In many industries, inflation is driving prices higher in 2022. Inflation hit travel and the airlines as well. The demand for air travel continues to rise, but the airlines don’t have the inventory to support the demand. On top of that, the airlines still struggle to meet staffing needs. Here’s an explainer on what travelers can expect this summer: the good, the bad and the ugly.
Prices are up from last year – but not so much that it’s cost-prohibitive (for the most part)
CheapAir recently published a study that examined the difference between 2021 and 2022 domestic airfare. While prices are definitely up (especially in smaller cities), the bigger cities are seeing a smaller bump in domestic airfare pricing. If you live near a smaller, regional airport, as well as a larger metropolitan area – it may not be a bad idea to compare flight costs from both.
Travelers can count on full flights for the near future
For the airlines to remain profitable, it’s in their best interest to fly full or nearly full airplanes. And right now the airlines are struggling with capacity issues. There are more people who want to fly than there are flights (some markets). There’s no silver bullet for how you can avoid full flights. If you’re still stressed about COVID-19, best to wear a mask and manage expectations. The airlines will not be social distancing.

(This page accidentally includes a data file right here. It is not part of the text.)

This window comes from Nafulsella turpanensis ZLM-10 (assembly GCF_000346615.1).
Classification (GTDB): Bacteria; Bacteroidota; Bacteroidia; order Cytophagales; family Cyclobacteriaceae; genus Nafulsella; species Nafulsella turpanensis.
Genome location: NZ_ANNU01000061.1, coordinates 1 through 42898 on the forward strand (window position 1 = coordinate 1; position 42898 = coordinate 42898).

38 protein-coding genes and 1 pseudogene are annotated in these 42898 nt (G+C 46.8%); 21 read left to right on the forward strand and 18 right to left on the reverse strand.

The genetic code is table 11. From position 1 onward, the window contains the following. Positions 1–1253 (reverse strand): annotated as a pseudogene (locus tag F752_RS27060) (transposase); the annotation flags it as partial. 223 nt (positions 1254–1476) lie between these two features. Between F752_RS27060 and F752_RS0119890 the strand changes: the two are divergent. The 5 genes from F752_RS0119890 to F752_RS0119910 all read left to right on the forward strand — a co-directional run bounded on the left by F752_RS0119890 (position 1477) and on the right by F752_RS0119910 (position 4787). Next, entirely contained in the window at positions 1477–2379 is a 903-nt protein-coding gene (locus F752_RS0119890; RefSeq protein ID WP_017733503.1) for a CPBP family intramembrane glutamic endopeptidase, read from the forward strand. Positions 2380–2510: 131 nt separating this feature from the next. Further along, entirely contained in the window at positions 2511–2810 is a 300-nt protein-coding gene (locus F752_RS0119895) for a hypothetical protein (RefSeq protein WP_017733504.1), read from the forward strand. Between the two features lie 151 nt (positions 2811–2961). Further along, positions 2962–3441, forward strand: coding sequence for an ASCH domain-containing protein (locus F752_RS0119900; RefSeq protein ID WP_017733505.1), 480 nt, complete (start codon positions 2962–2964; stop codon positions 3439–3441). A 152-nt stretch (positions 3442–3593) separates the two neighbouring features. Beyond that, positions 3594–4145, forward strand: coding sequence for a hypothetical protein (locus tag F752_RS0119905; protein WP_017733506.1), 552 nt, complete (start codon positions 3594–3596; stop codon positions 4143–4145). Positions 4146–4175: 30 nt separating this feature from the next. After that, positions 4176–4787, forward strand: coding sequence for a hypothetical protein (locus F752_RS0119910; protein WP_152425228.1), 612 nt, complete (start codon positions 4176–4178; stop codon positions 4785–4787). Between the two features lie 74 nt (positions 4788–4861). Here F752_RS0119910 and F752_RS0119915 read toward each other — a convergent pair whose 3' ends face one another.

The airlines are definitely struggling to keep up with demand
At the moment, enthusiasm for travel is keeping travelers motivated, even in the face of rising prices. And it’s going to get worse before it gets better. The airline industry is still rebuilding after the decimation of the last couple of years. Many airlines still report staff shortages. Until the airlines can fully staff up, there simply aren’t enough planes with employees to meet the traveler demand. So with a limited number of seats even available right now – you guessed it – prices will continue to climb.
What can travelers do so they don’t get hit by inflation
While the airlines recover and staff back up, it’s best to do everything earlier. You’ll want to shop for flights and book early to get the best prices for your vacation. And though recovery is slow, the good news is that the airlines continue to recover. It might be 2023 before they’re back completely to pre-pandemic capacity, but the airlines have recovered somewhere in the vicinity of 75-95% of pre-pandemic capacity, according to some reports.
For more information on how to book cheap summer flights, visit our Summer Flights page, Domestic Airfare and International Airfare studies. All three offer excellent tips and for snagging a flight at a good price.